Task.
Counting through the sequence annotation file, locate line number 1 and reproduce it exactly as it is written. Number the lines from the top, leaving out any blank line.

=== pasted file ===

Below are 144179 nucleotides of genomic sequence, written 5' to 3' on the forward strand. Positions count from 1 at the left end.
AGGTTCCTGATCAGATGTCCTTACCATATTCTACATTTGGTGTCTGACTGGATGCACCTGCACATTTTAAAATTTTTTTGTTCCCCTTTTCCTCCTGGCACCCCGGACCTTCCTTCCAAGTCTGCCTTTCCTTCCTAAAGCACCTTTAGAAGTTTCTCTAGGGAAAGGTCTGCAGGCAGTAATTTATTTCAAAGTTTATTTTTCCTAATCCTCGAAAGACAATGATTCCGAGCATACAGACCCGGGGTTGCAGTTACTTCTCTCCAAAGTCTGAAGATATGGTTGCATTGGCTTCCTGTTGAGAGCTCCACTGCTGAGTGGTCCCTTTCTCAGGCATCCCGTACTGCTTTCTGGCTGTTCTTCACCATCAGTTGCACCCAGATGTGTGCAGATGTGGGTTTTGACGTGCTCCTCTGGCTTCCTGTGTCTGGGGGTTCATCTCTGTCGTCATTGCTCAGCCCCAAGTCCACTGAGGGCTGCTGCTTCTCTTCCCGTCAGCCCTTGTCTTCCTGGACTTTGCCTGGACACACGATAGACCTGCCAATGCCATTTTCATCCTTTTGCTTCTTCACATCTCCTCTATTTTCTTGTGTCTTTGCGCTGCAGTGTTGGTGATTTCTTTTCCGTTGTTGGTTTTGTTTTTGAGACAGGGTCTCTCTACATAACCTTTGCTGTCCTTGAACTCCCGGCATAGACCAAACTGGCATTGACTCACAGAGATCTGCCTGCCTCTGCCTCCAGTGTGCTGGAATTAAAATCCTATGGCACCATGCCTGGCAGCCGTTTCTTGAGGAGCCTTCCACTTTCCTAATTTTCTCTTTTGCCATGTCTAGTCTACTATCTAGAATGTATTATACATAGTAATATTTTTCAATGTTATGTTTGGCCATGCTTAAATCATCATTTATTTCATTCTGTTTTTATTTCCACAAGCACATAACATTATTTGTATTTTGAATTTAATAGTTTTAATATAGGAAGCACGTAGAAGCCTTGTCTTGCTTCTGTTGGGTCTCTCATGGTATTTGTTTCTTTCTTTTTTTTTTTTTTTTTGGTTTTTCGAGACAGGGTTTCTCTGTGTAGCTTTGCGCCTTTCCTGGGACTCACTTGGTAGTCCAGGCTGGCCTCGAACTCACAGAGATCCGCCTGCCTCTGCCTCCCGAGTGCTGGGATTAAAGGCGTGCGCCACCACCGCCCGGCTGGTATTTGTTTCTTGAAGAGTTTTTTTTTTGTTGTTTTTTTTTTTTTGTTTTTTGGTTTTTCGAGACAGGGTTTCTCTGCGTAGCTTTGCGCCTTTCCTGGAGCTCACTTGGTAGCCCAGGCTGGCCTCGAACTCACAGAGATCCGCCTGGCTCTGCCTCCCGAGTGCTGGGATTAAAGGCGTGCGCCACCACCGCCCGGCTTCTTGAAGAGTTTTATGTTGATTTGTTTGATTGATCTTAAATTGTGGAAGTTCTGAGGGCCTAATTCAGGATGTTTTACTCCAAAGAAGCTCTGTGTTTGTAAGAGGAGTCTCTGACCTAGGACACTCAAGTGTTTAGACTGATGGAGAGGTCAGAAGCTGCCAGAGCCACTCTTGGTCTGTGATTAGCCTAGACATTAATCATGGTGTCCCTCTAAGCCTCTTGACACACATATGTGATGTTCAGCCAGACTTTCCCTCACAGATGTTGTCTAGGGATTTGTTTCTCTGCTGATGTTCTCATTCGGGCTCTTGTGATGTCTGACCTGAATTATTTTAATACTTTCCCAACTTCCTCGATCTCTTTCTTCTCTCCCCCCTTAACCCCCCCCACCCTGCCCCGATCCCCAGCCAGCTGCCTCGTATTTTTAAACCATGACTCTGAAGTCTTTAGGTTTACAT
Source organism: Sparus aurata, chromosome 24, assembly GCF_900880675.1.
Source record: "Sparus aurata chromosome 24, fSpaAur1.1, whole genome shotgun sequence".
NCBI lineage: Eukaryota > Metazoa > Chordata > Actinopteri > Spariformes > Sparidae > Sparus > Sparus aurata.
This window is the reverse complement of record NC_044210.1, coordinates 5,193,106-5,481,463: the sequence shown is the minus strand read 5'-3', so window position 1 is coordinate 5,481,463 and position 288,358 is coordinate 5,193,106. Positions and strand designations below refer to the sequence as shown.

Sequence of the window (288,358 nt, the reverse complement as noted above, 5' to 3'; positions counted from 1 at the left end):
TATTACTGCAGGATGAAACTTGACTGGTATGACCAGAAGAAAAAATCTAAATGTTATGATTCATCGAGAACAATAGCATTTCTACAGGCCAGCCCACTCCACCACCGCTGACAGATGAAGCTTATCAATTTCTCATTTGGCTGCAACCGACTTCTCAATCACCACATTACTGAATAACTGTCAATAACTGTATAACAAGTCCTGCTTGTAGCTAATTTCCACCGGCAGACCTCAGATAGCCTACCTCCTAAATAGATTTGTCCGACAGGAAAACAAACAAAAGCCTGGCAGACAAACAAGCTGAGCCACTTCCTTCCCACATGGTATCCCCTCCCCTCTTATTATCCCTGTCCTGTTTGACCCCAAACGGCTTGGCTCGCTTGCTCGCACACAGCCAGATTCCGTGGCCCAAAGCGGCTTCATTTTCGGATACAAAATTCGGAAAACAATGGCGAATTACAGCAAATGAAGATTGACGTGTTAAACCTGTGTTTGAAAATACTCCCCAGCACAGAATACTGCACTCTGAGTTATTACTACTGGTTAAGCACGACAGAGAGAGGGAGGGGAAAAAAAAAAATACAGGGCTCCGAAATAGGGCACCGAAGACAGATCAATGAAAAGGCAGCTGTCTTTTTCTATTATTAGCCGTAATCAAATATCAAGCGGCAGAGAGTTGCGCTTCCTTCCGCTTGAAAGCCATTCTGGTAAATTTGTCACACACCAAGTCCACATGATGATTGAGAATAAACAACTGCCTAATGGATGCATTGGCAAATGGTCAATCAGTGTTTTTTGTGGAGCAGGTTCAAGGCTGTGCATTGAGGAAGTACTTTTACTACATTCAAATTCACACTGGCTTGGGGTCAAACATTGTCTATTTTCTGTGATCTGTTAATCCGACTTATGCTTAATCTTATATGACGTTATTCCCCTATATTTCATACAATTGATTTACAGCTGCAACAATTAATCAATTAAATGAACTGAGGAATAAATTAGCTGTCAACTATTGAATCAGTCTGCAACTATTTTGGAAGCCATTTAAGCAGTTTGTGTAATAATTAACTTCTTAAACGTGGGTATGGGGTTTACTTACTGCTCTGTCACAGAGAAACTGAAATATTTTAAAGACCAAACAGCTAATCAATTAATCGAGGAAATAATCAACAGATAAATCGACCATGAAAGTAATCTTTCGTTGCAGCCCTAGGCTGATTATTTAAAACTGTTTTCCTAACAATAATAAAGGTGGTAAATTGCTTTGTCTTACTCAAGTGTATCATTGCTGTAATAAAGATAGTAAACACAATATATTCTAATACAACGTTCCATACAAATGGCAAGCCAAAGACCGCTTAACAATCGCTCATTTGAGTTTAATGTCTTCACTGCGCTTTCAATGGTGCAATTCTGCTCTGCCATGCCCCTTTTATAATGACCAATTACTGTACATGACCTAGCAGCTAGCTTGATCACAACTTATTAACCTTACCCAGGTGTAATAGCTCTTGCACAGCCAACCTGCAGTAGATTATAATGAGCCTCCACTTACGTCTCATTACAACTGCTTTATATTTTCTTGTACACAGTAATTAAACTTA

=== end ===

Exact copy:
Below are 144179 nucleotides of genomic sequence, written 5' to 3' on the forward strand. Positions count from 1 at the left end.